Zoom link for weekly office hours drop-in discussion (each Thursday, 12:30pm-1:20pm): https://washington.zoom.us/j/91757675772 (Meeting ID: 917 5767 5772)
ALL STUDENTS SHOULD CAREFULLY READ THE ENTIRE SYLLABUS, FOUND UNDER THE 'COURSE FILES' TAB. THE FULL SYLLABUS GIVES ALL POLICIES, ASSIGNMENTS, AND DUE DATES. THIS SECTION CONTAINS ONLY SOME KEY POINTS.
This course will be offered online, asynchronously. Students will not be required to be online at a specific time.
How This Online Course Works
This course is designed to replicate as far as possible, within the framework of an asynchronous online course, the level of engagement with course material that would occur in an in-person class.
There are two basic elements to this course: historical content (people, dates, events, etc.), and primary source interpretation.
Historical content is conveyed in two forms: textbook and lecture. Each class has an assigned textbook reading and lecture video. Textbook readings and lectures are designed to complement each other; although some of their content will overlap, students should both do the reading and watch the lecture video for each class. Videos will be available prior to the scheduled lecture time. Although students do not need to be online at any specific time, in order to stay on schedule please complete the assigned textbook reading and lecture video by the end of the day for which they are assigned. In addition to the textbook and video lectures, short handouts will be uploaded for each class to highlight some of the key events and historical concepts and figures for the period in question. Handouts are provided solely to help review course material.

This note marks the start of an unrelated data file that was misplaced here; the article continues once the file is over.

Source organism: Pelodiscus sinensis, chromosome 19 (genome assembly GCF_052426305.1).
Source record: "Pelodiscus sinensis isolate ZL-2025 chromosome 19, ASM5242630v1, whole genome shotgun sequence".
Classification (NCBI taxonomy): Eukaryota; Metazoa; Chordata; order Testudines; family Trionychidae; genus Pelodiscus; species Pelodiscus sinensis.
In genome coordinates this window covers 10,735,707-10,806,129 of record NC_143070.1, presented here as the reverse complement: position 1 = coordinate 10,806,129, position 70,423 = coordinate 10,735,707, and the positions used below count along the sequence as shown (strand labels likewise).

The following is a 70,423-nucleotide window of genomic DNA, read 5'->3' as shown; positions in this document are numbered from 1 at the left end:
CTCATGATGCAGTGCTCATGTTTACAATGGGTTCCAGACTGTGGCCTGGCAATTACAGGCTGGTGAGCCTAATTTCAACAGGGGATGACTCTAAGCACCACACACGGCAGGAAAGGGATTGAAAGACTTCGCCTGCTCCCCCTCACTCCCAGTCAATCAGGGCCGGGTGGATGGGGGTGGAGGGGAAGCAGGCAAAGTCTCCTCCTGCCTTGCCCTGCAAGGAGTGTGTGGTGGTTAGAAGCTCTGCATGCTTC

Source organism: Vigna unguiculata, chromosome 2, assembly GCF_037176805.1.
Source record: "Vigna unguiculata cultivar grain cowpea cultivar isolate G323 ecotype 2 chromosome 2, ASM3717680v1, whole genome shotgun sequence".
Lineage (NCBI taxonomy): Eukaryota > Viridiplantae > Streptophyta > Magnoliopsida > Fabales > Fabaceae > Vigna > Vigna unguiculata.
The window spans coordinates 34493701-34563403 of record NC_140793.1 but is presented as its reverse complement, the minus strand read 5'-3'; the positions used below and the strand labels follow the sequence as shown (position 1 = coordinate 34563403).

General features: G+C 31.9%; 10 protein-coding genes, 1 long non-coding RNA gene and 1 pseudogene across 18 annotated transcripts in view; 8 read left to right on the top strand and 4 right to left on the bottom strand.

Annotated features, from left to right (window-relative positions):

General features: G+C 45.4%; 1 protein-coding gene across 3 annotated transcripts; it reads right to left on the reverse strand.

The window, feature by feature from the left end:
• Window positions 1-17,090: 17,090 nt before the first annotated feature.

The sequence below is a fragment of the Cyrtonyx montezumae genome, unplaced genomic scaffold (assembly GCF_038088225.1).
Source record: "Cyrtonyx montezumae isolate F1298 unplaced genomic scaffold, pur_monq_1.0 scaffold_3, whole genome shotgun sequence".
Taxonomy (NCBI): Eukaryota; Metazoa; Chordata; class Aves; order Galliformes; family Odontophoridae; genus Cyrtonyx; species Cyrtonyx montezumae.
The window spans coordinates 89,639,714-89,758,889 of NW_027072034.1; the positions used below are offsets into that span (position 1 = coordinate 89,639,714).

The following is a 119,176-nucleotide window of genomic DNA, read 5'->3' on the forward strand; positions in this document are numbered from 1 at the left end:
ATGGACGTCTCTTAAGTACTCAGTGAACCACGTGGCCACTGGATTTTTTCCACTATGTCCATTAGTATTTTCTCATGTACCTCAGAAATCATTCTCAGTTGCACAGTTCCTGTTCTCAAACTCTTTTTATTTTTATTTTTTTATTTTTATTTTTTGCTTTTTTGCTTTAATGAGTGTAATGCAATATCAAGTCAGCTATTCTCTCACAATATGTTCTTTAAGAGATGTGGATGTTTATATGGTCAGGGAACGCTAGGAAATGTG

Each class will have one or more primary source readings assigned. Primary sources are direct historical evidence produced in the period being studied (the primary sources used in this class have of course been translated into English). Your goal is to read these primary sources carefully and interpret them. Your interpretation of primary source evidence should draw on textbook and lecture content, the introduction to each primary source written by a modern historian, and/or other assigned primary sources.